Springtime, Banking, L’Orangerie & Easter

Springtime arrived in Paris this week and like in most cold-weather cities, everyone goes nuts when the sun comes out. It’s a great time of the year.

I paid a visit to my good friend Bipul, an Indian man from the Himalayas who owns a import store in the Marais. As is usually the case, he closed his store and we went upstairs to his office, shared some chai and I showed him prints of my images from India. He asked if we could sell the prints in his store and we decided to give all the proceeds to his ashram in India, a place M and I visited last year. Hopefully we’ll have some success.

The big event of the week was the culmination of my 2-week attempt to open a new bank account here. This isn’t the first time I’ve opened an account in France; I’ve had one since I moved here 5 years ago. The motivation for opening this new account was simply a huge difference in the exchange rate the bank uses to convert dollars to euros – a difference of thousands of dollars for me over a year. Well, if you factor in the number of hours it took to do something seemingly this simple, I’m not sure it was a good deal. I was stunned when the bank asked me questions like how many kids I had, details about my job and other things that I really didn’t think were necessary in order for me to give them my money. The coup de grace came when I had to sign the agreement and before my signature, I had to write an unbelievable number of words in French (see photo); the text roughly translates to “read and approved, as well as the general conditions attached and the current fees brochure, that I recognize having received and accepted without reservation”. I had even write this on my own duplicate copy before my account could be opened.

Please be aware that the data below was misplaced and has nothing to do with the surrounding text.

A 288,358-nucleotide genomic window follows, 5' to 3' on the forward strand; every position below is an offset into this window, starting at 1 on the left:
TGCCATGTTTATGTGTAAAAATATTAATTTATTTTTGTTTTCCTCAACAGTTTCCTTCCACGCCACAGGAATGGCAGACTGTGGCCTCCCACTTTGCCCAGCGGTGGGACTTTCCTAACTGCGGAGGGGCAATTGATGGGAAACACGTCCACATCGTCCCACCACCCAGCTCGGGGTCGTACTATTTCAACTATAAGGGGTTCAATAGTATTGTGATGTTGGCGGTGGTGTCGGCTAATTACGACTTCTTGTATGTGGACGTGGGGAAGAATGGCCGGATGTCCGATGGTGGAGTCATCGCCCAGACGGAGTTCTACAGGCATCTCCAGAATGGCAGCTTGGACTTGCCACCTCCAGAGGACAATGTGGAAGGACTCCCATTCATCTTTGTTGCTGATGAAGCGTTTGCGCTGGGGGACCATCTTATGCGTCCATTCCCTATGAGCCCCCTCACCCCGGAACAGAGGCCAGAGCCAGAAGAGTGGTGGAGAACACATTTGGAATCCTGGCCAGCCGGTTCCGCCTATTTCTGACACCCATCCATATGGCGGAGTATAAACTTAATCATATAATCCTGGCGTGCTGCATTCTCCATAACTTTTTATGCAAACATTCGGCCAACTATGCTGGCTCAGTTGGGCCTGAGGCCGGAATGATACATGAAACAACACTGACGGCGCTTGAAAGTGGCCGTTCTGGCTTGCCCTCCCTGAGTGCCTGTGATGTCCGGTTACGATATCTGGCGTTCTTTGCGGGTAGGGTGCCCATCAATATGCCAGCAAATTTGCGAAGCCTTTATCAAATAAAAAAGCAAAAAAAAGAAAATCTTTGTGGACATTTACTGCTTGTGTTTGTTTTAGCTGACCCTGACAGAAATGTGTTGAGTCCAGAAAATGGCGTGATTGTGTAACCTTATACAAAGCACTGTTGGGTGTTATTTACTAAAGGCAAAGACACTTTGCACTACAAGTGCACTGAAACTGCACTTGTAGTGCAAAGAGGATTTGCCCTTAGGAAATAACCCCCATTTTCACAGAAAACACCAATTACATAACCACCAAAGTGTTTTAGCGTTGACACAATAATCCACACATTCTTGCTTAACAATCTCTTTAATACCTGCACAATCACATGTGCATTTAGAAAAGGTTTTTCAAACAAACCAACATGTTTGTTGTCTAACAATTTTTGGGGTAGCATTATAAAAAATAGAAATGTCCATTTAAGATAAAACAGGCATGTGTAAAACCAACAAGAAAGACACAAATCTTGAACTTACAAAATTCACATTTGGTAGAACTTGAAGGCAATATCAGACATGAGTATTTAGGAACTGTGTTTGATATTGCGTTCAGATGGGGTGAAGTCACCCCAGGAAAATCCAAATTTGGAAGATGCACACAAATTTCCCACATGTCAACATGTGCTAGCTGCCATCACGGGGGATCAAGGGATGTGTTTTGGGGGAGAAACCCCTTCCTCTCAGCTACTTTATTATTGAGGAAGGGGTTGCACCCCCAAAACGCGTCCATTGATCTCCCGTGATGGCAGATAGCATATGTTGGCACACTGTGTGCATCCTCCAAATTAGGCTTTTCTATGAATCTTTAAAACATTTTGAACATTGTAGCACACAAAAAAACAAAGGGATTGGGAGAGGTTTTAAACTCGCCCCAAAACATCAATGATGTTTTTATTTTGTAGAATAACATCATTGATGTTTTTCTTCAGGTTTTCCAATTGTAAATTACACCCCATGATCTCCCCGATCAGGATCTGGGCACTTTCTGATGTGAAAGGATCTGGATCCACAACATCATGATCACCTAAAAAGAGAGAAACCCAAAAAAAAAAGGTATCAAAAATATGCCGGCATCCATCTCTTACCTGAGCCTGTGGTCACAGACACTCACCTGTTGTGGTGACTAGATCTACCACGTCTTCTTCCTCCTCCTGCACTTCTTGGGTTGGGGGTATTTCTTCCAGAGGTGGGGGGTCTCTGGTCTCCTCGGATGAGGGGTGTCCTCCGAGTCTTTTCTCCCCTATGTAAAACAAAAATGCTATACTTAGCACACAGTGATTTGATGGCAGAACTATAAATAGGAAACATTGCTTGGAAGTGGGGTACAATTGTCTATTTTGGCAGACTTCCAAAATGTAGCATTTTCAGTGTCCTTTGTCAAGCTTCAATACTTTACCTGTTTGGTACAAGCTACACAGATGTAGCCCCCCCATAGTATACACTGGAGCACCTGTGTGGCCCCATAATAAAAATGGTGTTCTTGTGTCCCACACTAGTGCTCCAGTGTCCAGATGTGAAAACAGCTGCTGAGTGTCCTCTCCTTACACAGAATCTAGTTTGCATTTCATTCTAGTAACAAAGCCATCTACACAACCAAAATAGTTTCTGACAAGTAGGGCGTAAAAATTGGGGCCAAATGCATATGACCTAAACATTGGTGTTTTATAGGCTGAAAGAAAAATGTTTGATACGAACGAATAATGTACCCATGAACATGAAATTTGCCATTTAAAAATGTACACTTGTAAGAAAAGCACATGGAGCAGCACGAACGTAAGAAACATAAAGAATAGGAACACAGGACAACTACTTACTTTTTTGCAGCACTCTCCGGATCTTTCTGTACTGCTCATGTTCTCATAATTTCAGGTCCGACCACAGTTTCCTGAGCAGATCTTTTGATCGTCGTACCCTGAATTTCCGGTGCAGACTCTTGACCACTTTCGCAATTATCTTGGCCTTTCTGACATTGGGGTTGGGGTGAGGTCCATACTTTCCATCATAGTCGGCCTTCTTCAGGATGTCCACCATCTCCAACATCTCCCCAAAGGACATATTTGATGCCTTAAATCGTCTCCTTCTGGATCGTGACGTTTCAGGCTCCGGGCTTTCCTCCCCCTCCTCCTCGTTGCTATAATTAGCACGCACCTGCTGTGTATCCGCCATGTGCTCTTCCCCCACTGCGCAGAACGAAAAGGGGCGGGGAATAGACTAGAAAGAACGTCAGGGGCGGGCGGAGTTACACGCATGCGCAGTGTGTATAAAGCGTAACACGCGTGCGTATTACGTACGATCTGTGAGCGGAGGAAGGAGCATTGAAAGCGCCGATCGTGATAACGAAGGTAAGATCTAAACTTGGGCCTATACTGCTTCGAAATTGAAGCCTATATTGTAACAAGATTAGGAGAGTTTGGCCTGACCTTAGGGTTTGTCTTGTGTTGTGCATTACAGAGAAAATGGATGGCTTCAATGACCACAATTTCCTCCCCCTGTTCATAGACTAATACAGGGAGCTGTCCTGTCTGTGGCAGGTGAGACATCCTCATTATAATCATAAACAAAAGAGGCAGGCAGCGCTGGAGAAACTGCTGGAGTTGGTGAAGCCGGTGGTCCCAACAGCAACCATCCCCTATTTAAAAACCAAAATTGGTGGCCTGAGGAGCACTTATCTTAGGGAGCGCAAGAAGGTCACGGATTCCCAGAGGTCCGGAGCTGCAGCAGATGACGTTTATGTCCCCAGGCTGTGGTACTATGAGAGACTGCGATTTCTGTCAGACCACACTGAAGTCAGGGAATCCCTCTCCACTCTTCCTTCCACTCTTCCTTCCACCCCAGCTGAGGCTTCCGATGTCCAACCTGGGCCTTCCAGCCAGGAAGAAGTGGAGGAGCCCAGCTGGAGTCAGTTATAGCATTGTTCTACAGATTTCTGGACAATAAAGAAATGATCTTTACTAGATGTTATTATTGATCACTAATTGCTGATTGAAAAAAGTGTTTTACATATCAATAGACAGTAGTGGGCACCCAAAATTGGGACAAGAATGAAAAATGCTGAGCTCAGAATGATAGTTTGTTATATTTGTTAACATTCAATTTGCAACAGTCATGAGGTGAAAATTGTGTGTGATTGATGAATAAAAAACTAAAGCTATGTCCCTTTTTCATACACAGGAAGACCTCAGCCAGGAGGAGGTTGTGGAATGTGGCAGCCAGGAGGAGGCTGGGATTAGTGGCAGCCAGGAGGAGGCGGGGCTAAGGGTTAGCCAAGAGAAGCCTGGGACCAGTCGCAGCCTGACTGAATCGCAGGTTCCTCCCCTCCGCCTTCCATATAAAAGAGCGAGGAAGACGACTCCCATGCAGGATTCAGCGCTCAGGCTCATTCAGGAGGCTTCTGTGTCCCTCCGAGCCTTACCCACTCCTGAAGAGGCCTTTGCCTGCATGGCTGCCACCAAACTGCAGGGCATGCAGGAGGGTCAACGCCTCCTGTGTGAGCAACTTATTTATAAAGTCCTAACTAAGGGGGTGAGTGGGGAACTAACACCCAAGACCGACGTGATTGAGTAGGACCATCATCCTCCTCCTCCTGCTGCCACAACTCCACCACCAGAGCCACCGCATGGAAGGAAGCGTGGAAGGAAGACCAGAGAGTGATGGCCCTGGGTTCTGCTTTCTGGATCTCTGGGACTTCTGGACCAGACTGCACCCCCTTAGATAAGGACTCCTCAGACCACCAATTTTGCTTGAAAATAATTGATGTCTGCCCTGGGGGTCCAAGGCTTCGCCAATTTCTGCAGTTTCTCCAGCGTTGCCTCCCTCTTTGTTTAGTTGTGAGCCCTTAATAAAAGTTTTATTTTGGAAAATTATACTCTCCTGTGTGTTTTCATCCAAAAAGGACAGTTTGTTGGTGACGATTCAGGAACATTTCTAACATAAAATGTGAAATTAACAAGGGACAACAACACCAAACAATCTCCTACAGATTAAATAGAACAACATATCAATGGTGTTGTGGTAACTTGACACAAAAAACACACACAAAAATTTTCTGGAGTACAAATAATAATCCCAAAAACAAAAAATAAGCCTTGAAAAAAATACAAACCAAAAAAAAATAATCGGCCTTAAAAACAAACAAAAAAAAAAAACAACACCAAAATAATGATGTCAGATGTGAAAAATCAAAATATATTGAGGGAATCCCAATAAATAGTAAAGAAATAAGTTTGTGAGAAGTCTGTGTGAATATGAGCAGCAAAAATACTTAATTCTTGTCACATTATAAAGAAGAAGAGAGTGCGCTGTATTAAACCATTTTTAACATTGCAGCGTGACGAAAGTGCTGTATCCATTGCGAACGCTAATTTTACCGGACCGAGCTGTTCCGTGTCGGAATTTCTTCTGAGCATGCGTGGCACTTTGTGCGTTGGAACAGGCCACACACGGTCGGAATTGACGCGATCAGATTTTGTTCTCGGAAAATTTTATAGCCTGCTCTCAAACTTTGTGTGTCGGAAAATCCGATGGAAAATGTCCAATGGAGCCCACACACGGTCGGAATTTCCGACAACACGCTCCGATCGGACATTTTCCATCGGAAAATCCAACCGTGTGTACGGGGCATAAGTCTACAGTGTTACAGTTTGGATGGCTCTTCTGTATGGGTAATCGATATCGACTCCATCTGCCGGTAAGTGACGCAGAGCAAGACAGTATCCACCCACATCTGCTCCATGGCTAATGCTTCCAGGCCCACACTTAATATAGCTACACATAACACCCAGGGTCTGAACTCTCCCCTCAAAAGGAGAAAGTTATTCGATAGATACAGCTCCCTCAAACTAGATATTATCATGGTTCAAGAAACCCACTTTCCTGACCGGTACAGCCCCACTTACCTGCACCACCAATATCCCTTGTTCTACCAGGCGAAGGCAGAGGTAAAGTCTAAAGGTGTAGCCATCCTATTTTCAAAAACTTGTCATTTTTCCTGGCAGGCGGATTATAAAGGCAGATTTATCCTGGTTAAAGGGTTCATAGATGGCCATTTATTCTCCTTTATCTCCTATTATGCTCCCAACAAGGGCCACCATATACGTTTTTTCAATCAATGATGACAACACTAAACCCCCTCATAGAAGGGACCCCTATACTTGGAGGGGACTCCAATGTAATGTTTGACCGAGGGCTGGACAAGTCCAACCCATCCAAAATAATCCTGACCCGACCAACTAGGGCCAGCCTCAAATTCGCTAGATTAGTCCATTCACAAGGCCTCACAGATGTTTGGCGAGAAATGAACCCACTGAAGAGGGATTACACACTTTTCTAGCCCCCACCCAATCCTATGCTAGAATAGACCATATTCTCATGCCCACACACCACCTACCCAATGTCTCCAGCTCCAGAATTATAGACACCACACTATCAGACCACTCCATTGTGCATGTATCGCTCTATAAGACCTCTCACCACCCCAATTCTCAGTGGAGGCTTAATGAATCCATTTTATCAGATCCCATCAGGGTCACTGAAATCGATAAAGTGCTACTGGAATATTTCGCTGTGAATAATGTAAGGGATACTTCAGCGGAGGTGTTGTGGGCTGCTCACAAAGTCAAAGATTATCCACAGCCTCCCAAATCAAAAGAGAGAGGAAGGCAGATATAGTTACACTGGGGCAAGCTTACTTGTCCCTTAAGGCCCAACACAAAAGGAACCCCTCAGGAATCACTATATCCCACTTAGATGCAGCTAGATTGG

One last note about my bank: my account comes with a small personal insurance policy against theft and, I kid you not, there is a provision in the policy which excludes any loss stemming from the “disintegration of an atomic kernel or ion ray”.

M and I decided to finally visit the l’Orangerie Museum in the Tuileries Garden. The museum had been closed for renovations for 6.5 years – it’s been closed the whole time I’ve lived here – and re-opened last summer. The museum is quite beautifully designed, very stylish and extremely manageable, unlike the Louvre. The top floor features huge murals painted by Monet and the lower level has paintings from various artists, all pretty impressive.

Went for a walk in the 5th and decided to visit the Mosque of Paris, a beautiful complex near the Jardin des Plantes. It’s open to the public except for the prayer room and in fact, they serve some good mint tea on their terrace.

This last weekend was filled with Easter-related activities at the big cathedrals of Paris. On Good Friday, I shot the ” Stations of the Cross” ritual at Sacre Coeur and then last night (Holy Saturday) I shot the Easter Vigil ceremony at Notre Dame (see images below).

And now, the photos of the week:

The archbishop of Paris, Monsignor Twenty-Three (not kidding), genuflects in front of Sacre Coeur.

Crowds rush up the stairs at Sacre Coeur during the Stations of the Cross Good Friday ritual.

M checks out one of Monet’s murals in the l’Orangerie Musuem.

A room filled with Monet’s giant wall murals in the l’Orangerie Museum

A mildly disturbing painting in the l’Orangerie Musuem

A flame takes on a human form during the Easter Vigil at Notre Dame.

A couple walks by Notre Dame at night.

A seriously disturbing exterminator store window display near Chatelet


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